BOGOTA, colombia (Reuters) – Colombia’s regulators on Thursday ordered a popular delivery app in Rappi in order to comply with the e-commerce law, said the firm has been providing services that go beyond the basics of contact between the customers and the suppliers.
FILE PHOTO: The logo of the Colombia’s on-demand delivery company, Rappi, it is to be seen in the provision of a bag-in-the-Mexico-City, Mexico, August 30, 2019. REUTERS/Henry Romero
The Superintendency of Industry and Trade, said that with the opening of an investigation by the app, which has been specializing in on-demand deliveries to local restaurants and grocery stores, after receiving hundreds of complaints from customers.
Rappi, providing customers with all products with the concert tickets will be delivered to their homes or offices, pay via the app or by cash.
The regulators said that the app will go beyond the facilitation of contact between the customers and the suppliers, and it was a “marketing supply chain” is subject to different rules.
The regulators have ordered the company to modify the apps’ terms and conditions, several clauses, including the request of the customer, to refuse some of the rights, terms and conditions, which could prevent them from getting out the exact change for the purchase, it may be in breach of Colombian law.
The decision is not subject to appeal, and the supervisors have been added.
Rappi, which was founded in the year 2015, in Columbia, did not respond to a request for comment.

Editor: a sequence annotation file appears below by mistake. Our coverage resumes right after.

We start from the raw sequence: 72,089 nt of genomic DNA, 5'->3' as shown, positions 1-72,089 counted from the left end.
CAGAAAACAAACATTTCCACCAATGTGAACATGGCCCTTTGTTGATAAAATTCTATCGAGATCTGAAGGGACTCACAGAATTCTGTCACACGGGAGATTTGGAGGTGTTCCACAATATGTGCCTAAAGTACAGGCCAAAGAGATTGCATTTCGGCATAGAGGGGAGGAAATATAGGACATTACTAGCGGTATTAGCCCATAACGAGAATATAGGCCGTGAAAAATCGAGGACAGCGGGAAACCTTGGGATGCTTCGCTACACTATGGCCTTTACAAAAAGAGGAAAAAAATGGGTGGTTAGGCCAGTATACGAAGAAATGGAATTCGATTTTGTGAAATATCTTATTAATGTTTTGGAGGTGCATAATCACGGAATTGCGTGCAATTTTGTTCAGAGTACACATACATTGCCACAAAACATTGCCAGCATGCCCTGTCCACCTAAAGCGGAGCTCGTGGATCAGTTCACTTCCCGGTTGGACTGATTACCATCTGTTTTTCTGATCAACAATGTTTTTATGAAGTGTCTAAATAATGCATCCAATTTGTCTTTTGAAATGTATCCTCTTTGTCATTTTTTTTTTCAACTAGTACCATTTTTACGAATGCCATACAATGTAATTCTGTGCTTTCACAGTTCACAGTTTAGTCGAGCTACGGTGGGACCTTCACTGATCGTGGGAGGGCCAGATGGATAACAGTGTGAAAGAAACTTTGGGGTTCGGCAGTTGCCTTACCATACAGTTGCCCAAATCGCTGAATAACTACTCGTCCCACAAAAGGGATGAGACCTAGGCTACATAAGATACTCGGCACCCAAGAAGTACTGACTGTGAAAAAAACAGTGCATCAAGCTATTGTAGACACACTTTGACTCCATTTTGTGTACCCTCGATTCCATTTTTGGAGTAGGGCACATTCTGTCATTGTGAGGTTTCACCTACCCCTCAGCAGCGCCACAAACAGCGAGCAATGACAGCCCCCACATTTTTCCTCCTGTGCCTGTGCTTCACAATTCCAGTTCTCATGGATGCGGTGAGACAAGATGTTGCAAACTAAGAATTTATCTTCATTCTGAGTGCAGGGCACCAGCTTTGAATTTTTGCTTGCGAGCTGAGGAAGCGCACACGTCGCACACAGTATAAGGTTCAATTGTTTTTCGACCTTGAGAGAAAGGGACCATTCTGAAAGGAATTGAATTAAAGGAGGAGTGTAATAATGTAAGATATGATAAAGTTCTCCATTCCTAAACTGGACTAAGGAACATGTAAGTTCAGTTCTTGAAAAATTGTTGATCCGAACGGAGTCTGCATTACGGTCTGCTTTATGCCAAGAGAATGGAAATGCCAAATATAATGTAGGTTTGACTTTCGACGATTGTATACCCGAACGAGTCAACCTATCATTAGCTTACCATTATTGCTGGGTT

The regulators also opened an investigation into the alleged violations are related to advertising and e-commerce. That study will look at the hundreds of complaints about the cost, which is different from that advertised, the failure to comply with any special offers, the cost of the canceled orders and other problems.
“In the event that the charges are proven, fines of 2,000 minimum legal wages may be granted,” the regulator said. A fine of that amount would be equivalent to nearly $500,000.
The service is also available in Brazil, Mexico, Argentina, Chile, Peru, Uruguay, and Costa Rica.
Rappi’s co-founder told Reuters last week that the company plans to nearly double the number of cities that are active at the end of the year, following a $1 billion injection from Japan’s SoftBank, that signals growing foreign interest in the region.
The deal May be created SoftBank is a majority owner in the start up. The app is now available in 55 cities and towns.
Reporting by Nelson Bocanegra; Writing by Julia Symmes Cobb; Editing by Dan Grebler